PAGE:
Assigning or defining the value of a Family Practice is not something that’s easily done. Nor is it something most physicians think about until forced to. Knowing the value of the Family Practice is part of practice management. It can serve as a measuring tool for evaluating practice growth in good times. Should death, divorce or other circumstance force a sale, correctly valuing the Family Practice is important.
Standard Valuation Methods: Comparison
One way to value a Family Practice is to compare the Practice to others in the local area. While this may work for realty situations involving homes or buildings, it doesn’t work in this case. The problem with this method of valuation for Family Practice is that there are too many intangibles involved. Not all Family Practices are the same size or serve the same patient base. There are too many variables to arrive at a reasonable sum.
Standard Valuation Methods: Inventory
The inventory method of valuation looks like a simple one. All assets are inventoried and a value is assigned to them. The values are added and the total liabilities are deducted, leaving a valuation sum. The problem with the inventory method of valuing the Family Practice is, again, the presence of intangibles. It’s hard to assign a definite value to an intangible.
Standard Valuation Methods: Cash Flow
Cash flow valuation of the Family Practice takes income and accounts receivable into consideration. Too large a sum in the accounts receivable column can negatively affect cash flow figures and the attitude of potential buyers.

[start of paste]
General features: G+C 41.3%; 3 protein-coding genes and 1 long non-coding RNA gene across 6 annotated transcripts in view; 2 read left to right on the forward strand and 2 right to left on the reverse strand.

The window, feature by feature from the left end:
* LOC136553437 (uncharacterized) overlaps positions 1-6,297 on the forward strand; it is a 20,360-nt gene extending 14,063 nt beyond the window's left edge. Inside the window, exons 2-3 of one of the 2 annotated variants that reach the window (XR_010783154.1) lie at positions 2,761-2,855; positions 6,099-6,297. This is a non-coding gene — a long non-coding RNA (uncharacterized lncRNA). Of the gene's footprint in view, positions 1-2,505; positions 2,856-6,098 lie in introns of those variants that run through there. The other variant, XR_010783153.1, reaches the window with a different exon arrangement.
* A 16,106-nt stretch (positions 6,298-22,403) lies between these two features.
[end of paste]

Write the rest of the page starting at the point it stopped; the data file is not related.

Standard Valuation Methods: Appraisal
Professional business appraisers usually take several issues into consideration when valuing the Family Practice. Cash flow and a potential practice growth in years to come are part of the process.
Standard Valuation Issue: Goodwill
One intangible asset that may be overlooked in the family practice valuation process is goodwill. Goodwill is an asset that is often defined by charisma and an inherent talent that invites trust. Goodwill includes the ability to attract and keep clients, reputation, etc. Some professional appraisers add goodwill to the valuation, others do not.
According to some reports, the assigned value of many Family Practices is 20 to 50 percent goodwill. This is an important figure. If the physician operating the practice is a large part of the reason the practice is successful, what would the family practice be without that physician?
Professional goodwill is a conglomeration of experience, reputation, charisma, skills, abilities, etc. of a physician. Practice goodwill is based more on location and the nature of the family practice and how long it has been in business.
One commonly used method of calculating the value of goodwill in a family practice is comparing the family practice to that of another physician with similar background and specialty. The low number is subtracted from the higher one. The resulting sum is then divided by 20 percent. The result is the goodwill dollar value.
If the need to value the family practice should arise, a general valuation or valuation method will be available. If a professional appraiser is chosen, it should be one who does use the goodwill factor.